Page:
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Statistical-thermodynamic framework to model nonionic micellar solutions

Zoeller, N. and Lue, L. and Blankschtein, D. (1997) Statistical-thermodynamic framework to model nonionic micellar solutions. Langmuir, 13 (20). pp. 5258-5275.

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Abstract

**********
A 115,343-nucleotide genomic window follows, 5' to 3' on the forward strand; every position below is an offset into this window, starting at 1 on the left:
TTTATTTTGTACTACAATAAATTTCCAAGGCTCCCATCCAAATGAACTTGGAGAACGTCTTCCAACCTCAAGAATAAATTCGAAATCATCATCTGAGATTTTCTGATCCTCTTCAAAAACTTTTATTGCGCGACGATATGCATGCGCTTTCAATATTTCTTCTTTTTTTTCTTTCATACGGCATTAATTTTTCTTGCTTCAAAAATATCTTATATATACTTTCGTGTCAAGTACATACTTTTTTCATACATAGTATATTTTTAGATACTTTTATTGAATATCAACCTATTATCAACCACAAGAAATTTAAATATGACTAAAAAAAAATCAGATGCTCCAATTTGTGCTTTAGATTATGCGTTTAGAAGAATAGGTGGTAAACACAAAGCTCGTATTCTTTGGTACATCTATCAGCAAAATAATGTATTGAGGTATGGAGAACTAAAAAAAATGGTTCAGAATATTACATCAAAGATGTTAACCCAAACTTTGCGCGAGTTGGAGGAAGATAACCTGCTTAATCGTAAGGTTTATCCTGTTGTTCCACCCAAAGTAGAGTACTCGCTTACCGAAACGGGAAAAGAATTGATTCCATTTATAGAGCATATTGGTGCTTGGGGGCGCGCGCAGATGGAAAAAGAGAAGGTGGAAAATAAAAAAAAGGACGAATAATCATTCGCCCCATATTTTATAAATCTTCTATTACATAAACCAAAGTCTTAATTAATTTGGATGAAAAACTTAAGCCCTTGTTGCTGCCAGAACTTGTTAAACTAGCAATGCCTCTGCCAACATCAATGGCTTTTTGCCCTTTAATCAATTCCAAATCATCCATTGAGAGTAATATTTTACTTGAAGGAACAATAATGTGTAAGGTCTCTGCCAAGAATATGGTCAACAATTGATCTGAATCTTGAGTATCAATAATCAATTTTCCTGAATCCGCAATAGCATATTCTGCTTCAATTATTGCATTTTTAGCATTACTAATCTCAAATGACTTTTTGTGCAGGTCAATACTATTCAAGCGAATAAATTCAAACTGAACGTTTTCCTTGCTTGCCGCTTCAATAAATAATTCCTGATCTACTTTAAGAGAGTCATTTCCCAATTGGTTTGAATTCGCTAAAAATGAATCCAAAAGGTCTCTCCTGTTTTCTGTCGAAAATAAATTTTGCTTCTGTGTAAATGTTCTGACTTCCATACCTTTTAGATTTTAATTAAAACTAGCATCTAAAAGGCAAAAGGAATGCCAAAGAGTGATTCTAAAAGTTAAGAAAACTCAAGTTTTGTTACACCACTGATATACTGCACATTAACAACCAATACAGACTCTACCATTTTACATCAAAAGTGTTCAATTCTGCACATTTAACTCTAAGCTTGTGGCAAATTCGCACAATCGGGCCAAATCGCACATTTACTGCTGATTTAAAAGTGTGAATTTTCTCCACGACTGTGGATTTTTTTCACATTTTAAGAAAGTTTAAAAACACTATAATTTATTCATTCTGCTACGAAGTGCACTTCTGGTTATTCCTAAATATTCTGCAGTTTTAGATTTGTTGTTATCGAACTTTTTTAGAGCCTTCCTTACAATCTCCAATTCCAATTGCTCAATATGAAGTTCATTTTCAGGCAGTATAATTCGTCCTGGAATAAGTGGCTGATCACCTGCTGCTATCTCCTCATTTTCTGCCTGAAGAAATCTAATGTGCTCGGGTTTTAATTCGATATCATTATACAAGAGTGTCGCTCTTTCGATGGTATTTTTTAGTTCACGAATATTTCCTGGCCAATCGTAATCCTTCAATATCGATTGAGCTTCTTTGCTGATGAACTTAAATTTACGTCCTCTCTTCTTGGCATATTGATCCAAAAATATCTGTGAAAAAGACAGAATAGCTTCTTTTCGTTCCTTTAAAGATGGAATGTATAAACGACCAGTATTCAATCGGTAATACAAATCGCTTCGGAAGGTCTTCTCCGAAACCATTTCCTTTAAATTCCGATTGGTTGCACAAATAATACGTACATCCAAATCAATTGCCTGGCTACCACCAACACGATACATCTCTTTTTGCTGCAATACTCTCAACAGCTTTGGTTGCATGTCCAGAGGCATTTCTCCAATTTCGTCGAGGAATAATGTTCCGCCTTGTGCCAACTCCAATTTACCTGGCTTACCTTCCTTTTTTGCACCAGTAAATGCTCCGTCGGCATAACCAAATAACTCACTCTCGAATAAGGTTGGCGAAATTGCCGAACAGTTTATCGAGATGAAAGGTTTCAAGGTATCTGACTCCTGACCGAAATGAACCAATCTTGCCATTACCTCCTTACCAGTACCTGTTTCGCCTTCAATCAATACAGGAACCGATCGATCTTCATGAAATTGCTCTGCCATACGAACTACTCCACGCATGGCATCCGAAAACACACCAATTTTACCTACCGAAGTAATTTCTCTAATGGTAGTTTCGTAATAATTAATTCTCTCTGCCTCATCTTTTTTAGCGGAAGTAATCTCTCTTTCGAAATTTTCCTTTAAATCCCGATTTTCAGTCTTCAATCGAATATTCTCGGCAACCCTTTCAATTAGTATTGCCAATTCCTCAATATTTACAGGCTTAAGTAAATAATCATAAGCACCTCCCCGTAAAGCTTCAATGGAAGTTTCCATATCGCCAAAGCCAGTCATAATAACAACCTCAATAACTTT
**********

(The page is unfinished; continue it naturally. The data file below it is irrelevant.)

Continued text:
The McMillan-Mayer theory of multicomponent solutions is utilized to formulate a statistical-thermodynamic description of surfactant solution behavior from which quantitative predictions of micelle formation, micellar size distribution, and micellar solution phase separation can be made. Specifically, a model is constructed for the Gibbs free energy of the micellar solution, which is divided into ideal and excess contributions. The advantage of this approach is that it enables a systematic analysis of various models of intermicellar interactions. In this paper, we focus on micelles of nonionic surfactants which exhibit both repulsive and attractive interactions. The repulsive interactions are described using excluded-volume considerations, while the attractive ones are modeled using a mean-field description. Utilizing this statistical-thermodynamic framework, expressions for the chemical potentials of each of the solution components are obtained and used, along with the principle of multiple chemical equilibrium, to calculate the micellar size distribution and its moments. An analysis of the effect of excluded-volume interactions on the monomer and micelle concentrations and on the weight-average aggregation number of micelles which exhibit one-dimensional (cylindrical) growth indicates that these steric interactions promote micelle formation and growth. Interestingly, in the limit of extensive cylindrical micellar growth, we recover the well-known expressions for the micellar size distribution and its moments corresponding to the popular phenomenological ''ladder model'', with modified ''ladder model'' parameters which are explicit functions of the excluded-volume parameters. In addition, quantitative predictions of the critical micellar concentration, the polydispersity of the micellar size distribution, and phase separation characteristics are presented and found to compare favorably with available experimental data for aqueous micellar solutions of alkyl poly(ethylene oxide) nonionic surfactants.